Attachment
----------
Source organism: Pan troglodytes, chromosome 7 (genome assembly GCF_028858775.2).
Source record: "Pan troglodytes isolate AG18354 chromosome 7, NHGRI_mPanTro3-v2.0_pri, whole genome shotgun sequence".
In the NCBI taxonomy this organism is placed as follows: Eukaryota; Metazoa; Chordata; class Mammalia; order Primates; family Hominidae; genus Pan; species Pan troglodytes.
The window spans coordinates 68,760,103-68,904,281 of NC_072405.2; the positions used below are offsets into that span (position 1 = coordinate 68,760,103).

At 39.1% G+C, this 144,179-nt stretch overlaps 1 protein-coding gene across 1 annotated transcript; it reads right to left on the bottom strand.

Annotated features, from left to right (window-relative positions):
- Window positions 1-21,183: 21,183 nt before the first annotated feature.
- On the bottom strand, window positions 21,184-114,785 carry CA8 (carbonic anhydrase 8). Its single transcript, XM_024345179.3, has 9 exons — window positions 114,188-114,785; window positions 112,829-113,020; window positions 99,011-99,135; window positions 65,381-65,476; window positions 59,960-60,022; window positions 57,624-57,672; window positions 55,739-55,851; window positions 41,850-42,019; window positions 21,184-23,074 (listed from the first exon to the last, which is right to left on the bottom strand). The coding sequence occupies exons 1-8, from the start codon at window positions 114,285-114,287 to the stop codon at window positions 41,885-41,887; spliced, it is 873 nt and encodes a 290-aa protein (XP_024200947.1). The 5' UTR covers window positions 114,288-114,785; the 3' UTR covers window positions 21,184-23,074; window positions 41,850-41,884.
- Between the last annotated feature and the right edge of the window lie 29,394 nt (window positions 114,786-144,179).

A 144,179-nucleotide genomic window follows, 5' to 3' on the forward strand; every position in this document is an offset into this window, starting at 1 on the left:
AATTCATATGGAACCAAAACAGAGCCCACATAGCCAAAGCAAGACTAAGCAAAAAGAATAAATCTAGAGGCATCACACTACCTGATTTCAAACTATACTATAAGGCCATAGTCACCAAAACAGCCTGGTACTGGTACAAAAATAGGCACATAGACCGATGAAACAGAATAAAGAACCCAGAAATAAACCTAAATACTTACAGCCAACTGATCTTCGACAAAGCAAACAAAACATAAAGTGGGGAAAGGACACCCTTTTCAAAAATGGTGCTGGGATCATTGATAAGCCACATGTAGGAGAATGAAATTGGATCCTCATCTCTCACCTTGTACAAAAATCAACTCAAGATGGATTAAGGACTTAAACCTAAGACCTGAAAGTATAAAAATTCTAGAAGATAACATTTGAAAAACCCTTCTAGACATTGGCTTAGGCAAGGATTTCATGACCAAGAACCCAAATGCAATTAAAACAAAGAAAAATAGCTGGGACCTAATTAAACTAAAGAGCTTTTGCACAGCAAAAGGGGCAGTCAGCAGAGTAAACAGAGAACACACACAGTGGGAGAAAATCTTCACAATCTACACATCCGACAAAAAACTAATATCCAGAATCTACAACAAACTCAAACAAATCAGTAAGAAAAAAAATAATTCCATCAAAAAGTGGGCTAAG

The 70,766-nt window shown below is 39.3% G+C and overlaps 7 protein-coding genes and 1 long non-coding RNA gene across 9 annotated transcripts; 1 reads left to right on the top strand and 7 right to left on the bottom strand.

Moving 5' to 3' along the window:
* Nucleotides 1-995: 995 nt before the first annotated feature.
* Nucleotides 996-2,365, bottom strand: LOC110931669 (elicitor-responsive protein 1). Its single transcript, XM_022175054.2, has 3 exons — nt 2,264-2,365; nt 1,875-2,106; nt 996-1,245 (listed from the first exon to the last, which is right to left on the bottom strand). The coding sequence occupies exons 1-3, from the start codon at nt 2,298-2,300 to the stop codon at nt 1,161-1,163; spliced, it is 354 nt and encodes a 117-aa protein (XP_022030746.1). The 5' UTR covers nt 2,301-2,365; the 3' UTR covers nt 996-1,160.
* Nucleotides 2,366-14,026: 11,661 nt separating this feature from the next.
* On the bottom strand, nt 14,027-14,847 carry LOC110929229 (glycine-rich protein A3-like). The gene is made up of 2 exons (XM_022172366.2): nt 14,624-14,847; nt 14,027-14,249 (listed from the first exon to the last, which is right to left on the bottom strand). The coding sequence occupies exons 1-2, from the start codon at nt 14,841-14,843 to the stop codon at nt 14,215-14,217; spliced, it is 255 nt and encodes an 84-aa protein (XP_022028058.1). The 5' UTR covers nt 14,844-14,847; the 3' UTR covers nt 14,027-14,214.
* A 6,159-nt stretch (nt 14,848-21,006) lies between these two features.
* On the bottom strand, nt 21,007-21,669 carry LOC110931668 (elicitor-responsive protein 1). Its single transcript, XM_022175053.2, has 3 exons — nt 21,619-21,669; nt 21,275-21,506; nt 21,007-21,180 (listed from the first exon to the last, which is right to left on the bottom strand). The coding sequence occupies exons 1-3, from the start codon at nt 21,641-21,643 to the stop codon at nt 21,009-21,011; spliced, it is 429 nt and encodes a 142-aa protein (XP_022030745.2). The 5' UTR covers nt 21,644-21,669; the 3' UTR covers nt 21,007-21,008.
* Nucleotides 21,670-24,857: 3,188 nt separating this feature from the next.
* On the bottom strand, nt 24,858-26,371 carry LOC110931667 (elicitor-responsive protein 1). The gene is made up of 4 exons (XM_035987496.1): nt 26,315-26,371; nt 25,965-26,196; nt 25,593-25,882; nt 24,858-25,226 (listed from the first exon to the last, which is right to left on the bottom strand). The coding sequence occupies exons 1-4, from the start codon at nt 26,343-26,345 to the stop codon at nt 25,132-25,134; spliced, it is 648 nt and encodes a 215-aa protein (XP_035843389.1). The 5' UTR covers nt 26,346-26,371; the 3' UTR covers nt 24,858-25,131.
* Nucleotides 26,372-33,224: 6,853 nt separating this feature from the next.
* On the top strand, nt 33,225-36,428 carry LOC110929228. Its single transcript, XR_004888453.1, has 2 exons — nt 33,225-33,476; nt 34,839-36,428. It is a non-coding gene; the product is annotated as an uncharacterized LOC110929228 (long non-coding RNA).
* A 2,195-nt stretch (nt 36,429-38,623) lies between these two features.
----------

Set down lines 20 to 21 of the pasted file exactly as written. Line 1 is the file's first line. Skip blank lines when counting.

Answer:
* Nucleotides 21,670-24,857: 3,188 nt separating this feature from the next.
* On the bottom strand, nt 24,858-26,371 carry LOC110931667 (elicitor-responsive protein 1). The gene is made up of 4 exons (XM_035987496.1): nt 26,315-26,371; nt 25,965-26,196; nt 25,593-25,882; nt 24,858-25,226 (listed from the first exon to the last, which is right to left on the bottom strand). The coding sequence occupies exons 1-4, from the start codon at nt 26,343-26,345 to the stop codon at nt 25,132-25,134; spliced, it is 648 nt and encodes a 215-aa protein (XP_035843389.1). The 5' UTR covers nt 26,346-26,371; the 3' UTR covers nt 24,858-25,131.